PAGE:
Have you noticed less people, especially young people, driving? Familiar with anyone who commutes to work with a bike or on bus rather than a car? If so, you’re not alone. A recent New Y0rk Times article provocatively titled “The End of Car Culture” puts forward the hypothesis that automobile use has peaked and will continue to decline in the future.
Are cars becoming a less common mode of transport in the United States? The answer is an unequivocal yes, but there are some caveats. Consider: adjusted for population growth, the number of miles driven in the U.S. has been dropping steadily since 2005. The rates of car ownership per household are declining as well, as is the percent of young people with drivers’ licenses. Meanwhile, commuting by bike and public transport are increasing while car share programs like Zipcar are flourishing. (Zipcar, in particular, is closing in on a million members with a fleet of 10,000 cars.)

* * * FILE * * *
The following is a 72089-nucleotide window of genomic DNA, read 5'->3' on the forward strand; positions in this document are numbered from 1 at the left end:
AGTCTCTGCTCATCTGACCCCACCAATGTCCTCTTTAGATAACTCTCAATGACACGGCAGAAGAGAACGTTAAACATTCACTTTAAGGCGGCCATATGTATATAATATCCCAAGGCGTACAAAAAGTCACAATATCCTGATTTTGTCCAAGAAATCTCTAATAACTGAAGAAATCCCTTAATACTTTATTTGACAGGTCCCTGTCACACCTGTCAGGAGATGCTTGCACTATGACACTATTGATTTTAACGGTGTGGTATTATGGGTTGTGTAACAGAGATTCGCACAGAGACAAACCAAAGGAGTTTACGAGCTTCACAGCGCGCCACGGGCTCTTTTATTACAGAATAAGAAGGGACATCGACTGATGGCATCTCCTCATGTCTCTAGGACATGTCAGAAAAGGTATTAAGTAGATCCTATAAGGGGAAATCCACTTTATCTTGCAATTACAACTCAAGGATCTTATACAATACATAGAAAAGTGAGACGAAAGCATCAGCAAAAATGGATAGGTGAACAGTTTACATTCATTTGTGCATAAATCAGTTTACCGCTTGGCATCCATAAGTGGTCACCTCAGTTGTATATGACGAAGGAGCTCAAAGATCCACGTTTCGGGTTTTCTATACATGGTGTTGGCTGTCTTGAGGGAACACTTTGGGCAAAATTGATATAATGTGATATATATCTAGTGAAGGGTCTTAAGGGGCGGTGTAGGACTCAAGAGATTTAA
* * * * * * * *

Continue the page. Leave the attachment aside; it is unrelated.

It’s undeniable the car culture of the ’50s and ’60s that led to the creation of the suburbs and the national highway system represented the peak of interest in cars. Their use has been slipping ever since, and more prominently in the last decade as the use of alternatives have risen along with skyrocketing gas prices. Still, cars aren’t going anywhere anytime soon. There’s a long way to go before most residents can realistically go without them entirely. But if you’re thinking of selling your scrap car, remember one group still very interested in cars is the junk car removal industry.